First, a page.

NGC 247 – Interesting void within an intermediate spiral Galaxy
NGC 247 is an intermediate spiral Galaxy located in the constellation Cetus. It is a member of the sculptor group and is located approximately 11.1 million light years away. The most striking feature of this Galaxy, the void, contain stars that are different from those around. They are older, redder and colour, and much fainter. This suggests that the star formation within the void has been arrested. It is believed that star formation slowed a billion years ago. We are still unsure how the void has formed. Recent studies suggest it might have been caused by gravitational interactions with another galaxy, or even a recent interaction with a nearly dark subhalo that collided with the disc.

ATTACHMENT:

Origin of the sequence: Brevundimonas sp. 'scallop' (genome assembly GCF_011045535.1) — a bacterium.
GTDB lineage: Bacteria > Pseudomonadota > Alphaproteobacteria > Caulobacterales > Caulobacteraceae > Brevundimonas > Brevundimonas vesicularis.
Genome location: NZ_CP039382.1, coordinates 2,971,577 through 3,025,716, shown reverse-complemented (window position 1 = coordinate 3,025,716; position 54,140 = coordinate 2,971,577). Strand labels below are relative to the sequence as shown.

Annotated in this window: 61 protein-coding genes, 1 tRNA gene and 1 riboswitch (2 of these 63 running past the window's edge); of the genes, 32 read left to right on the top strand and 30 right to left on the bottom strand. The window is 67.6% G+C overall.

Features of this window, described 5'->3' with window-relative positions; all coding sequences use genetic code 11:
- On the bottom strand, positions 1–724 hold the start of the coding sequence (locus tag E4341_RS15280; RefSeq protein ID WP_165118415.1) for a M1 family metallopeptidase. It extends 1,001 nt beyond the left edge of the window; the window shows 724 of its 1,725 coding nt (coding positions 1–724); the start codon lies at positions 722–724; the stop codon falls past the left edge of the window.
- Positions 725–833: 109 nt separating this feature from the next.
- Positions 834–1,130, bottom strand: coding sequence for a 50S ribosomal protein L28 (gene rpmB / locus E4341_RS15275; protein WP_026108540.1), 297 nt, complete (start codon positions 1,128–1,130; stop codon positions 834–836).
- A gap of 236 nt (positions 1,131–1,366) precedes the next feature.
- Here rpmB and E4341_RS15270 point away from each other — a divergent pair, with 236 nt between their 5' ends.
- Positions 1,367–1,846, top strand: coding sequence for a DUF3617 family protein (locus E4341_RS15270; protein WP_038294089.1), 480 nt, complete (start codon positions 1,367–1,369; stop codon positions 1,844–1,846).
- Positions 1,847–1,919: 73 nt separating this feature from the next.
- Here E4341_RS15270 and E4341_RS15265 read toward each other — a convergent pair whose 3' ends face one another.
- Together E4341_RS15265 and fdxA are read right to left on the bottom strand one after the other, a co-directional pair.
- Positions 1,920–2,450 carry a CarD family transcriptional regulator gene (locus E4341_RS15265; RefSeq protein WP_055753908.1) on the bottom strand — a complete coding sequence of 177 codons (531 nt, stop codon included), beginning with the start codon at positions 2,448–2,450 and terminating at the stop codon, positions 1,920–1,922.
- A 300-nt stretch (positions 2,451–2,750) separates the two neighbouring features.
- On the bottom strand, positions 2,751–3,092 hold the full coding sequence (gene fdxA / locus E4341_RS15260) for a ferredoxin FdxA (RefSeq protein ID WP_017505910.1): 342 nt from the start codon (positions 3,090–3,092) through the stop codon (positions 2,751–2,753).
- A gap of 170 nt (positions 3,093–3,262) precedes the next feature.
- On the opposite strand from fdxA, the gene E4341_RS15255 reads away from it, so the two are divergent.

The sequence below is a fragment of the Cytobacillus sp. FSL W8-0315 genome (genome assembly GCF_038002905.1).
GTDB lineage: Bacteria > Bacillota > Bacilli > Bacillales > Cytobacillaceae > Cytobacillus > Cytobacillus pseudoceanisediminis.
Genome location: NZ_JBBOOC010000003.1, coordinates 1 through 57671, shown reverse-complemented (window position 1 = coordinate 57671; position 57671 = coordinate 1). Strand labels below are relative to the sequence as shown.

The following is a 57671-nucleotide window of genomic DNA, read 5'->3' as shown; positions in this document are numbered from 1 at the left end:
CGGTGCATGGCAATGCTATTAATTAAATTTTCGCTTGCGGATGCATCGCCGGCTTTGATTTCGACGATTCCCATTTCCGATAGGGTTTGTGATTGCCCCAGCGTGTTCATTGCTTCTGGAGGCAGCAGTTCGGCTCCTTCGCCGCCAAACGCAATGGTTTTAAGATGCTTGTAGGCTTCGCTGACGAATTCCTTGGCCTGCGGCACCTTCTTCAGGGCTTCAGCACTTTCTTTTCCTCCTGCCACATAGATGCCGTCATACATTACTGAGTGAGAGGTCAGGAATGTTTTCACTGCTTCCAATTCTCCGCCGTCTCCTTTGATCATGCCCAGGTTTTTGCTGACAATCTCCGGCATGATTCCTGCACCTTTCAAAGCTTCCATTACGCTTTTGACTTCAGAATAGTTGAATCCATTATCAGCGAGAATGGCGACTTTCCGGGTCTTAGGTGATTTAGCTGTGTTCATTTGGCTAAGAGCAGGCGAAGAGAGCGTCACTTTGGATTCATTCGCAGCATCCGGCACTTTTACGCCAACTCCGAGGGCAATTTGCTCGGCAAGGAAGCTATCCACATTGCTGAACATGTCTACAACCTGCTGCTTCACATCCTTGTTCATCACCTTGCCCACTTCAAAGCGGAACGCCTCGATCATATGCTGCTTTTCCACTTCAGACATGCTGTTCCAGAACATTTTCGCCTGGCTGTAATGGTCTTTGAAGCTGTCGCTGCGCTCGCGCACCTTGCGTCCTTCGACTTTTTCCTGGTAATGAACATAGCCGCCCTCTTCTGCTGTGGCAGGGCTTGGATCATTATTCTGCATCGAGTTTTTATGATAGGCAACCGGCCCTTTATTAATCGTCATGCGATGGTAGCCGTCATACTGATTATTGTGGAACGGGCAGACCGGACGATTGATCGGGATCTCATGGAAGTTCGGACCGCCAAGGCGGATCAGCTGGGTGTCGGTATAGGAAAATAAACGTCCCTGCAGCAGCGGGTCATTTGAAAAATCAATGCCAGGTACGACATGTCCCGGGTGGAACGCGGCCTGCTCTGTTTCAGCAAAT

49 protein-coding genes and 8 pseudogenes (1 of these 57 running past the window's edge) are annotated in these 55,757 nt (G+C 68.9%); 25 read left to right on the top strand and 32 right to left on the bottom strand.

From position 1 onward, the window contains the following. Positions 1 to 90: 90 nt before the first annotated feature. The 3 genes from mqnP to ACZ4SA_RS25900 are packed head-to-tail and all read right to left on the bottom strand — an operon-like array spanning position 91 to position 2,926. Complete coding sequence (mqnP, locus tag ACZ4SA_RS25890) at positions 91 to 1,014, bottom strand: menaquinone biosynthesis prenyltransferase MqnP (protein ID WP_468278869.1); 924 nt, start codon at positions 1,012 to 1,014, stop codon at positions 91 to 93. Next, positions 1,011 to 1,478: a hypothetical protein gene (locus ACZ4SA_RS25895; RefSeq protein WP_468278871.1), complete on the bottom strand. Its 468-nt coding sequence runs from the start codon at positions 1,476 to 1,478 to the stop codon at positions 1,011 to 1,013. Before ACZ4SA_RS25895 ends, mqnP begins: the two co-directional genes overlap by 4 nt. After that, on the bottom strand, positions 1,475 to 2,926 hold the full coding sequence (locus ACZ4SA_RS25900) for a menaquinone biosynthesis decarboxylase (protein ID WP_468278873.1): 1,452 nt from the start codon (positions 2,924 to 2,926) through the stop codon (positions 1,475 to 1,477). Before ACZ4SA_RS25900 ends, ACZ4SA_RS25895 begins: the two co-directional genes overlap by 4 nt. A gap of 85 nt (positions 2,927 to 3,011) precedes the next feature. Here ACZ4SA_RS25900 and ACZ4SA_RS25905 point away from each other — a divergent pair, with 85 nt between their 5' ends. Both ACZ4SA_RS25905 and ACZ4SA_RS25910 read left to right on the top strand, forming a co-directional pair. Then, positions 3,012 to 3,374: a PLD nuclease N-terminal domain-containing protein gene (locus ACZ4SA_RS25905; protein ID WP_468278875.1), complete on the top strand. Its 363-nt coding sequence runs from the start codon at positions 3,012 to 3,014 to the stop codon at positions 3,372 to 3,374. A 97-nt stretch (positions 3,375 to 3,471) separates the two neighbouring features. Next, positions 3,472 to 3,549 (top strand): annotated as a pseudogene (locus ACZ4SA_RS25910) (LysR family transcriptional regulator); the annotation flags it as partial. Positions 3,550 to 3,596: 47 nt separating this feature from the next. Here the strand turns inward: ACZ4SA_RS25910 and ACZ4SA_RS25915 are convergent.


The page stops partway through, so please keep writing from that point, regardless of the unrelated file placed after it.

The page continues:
The centre of the Galaxy is visible as a bright whitish patch surrounded by mixture of stars, gas, and dust. Silhouetted against the background of stars the dust and gas has formed interesting filaments.
The best month for viewing NGC 247 is in November when it is at its highest altitude. It has an apparent magnitude of 9.9, and an apparent size of 21'.4 × 6'.9. NGC247 is also known as ESO 540-22, C 62, IRAS 00446-2101, MCG -4-3-5, PGC 2758, UGCA 11.
Center (RA, hms): 00h 47m 19.577s
Center (Dec, dms): -20° 43' 59.305"
Size: 47.8 x 31.8 arcmin
Radius: 0.478 deg
Pixel scale: 0.804 arcsec/pixel
Orientation: Up is 118 degrees E of N
10 Inch RCOS fl 9.1
Astro Physics AP-900 Mount
SBIG STL 11000m
FLI Filter Wheel
Astrodon Lum, Red, Green, Blue Filters
Baader Planetarium H-alpha 7nm Narrowband-Filter
37 X 900 Bin 1X1 Lum
21 X 450 Bin 2X2 Red
21 X 450 Bin 2X2 Green
22 X 450 Bin 2X2 Blue
13 X 900 Bin 1X1 Ha
Total time: 20.5 hours
Australia, Central Victoria
Imaged from May-June 2017